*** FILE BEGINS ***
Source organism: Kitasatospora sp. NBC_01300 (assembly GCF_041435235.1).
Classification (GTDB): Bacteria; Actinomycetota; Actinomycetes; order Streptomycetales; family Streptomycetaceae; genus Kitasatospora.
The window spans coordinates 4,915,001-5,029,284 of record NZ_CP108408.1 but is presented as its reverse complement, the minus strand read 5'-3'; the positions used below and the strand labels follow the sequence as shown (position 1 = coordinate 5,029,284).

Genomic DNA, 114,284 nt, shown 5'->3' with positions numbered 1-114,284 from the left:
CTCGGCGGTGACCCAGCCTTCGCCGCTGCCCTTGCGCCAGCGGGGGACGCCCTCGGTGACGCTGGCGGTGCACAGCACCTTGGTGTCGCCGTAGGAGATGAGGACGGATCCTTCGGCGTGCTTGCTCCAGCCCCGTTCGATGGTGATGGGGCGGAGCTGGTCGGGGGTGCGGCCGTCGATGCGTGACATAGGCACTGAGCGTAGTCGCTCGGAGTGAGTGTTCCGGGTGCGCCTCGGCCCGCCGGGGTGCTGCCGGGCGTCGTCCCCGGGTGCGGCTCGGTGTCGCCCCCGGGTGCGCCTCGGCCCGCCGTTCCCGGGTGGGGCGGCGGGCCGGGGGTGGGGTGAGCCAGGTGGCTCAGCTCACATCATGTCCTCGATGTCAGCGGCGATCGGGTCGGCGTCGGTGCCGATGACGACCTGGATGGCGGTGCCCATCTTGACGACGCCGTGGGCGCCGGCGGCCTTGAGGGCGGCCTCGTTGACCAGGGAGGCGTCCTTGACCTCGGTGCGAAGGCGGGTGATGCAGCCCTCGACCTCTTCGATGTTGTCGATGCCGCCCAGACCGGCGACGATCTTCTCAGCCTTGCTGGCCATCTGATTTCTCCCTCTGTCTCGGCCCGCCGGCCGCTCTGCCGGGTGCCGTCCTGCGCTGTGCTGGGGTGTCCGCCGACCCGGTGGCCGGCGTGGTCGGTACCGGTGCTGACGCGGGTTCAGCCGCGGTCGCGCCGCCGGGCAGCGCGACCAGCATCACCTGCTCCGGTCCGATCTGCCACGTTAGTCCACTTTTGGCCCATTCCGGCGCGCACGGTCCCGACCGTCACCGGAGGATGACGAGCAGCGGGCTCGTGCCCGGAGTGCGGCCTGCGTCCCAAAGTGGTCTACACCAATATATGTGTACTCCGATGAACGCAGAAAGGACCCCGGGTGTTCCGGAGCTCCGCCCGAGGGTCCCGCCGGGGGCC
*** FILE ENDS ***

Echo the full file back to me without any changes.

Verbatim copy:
Source organism: Kitasatospora sp. NBC_01300 (assembly GCF_041435235.1).
Classification (GTDB): Bacteria; Actinomycetota; Actinomycetes; order Streptomycetales; family Streptomycetaceae; genus Kitasatospora.
The window spans coordinates 4,915,001-5,029,284 of record NZ_CP108408.1 but is presented as its reverse complement, the minus strand read 5'-3'; the positions used below and the strand labels follow the sequence as shown (position 1 = coordinate 5,029,284).

Genomic DNA, 114,284 nt, shown 5'->3' with positions numbered 1-114,284 from the left:
CTCGGCGGTGACCCAGCCTTCGCCGCTGCCCTTGCGCCAGCGGGGGACGCCCTCGGTGACGCTGGCGGTGCACAGCACCTTGGTGTCGCCGTAGGAGATGAGGACGGATCCTTCGGCGTGCTTGCTCCAGCCCCGTTCGATGGTGATGGGGCGGAGCTGGTCGGGGGTGCGGCCGTCGATGCGTGACATAGGCACTGAGCGTAGTCGCTCGGAGTGAGTGTTCCGGGTGCGCCTCGGCCCGCCGGGGTGCTGCCGGGCGTCGTCCCCGGGTGCGGCTCGGTGTCGCCCCCGGGTGCGCCTCGGCCCGCCGTTCCCGGGTGGGGCGGCGGGCCGGGGGTGGGGTGAGCCAGGTGGCTCAGCTCACATCATGTCCTCGATGTCAGCGGCGATCGGGTCGGCGTCGGTGCCGATGACGACCTGGATGGCGGTGCCCATCTTGACGACGCCGTGGGCGCCGGCGGCCTTGAGGGCGGCCTCGTTGACCAGGGAGGCGTCCTTGACCTCGGTGCGAAGGCGGGTGATGCAGCCCTCGACCTCTTCGATGTTGTCGATGCCGCCCAGACCGGCGACGATCTTCTCAGCCTTGCTGGCCATCTGATTTCTCCCTCTGTCTCGGCCCGCCGGCCGCTCTGCCGGGTGCCGTCCTGCGCTGTGCTGGGGTGTCCGCCGACCCGGTGGCCGGCGTGGTCGGTACCGGTGCTGACGCGGGTTCAGCCGCGGTCGCGCCGCCGGGCAGCGCGACCAGCATCACCTGCTCCGGTCCGATCTGCCACGTTAGTCCACTTTTGGCCCATTCCGGCGCGCACGGTCCCGACCGTCACCGGAGGATGACGAGCAGCGGGCTCGTGCCCGGAGTGCGGCCTGCGTCCCAAAGTGGTCTACACCAATATATGTGTACTCCGATGAACGCAGAAAGGACCCCGGGTGTTCCGGAGCTCCGCCCGAGGGTCCCGCCGGGGGCC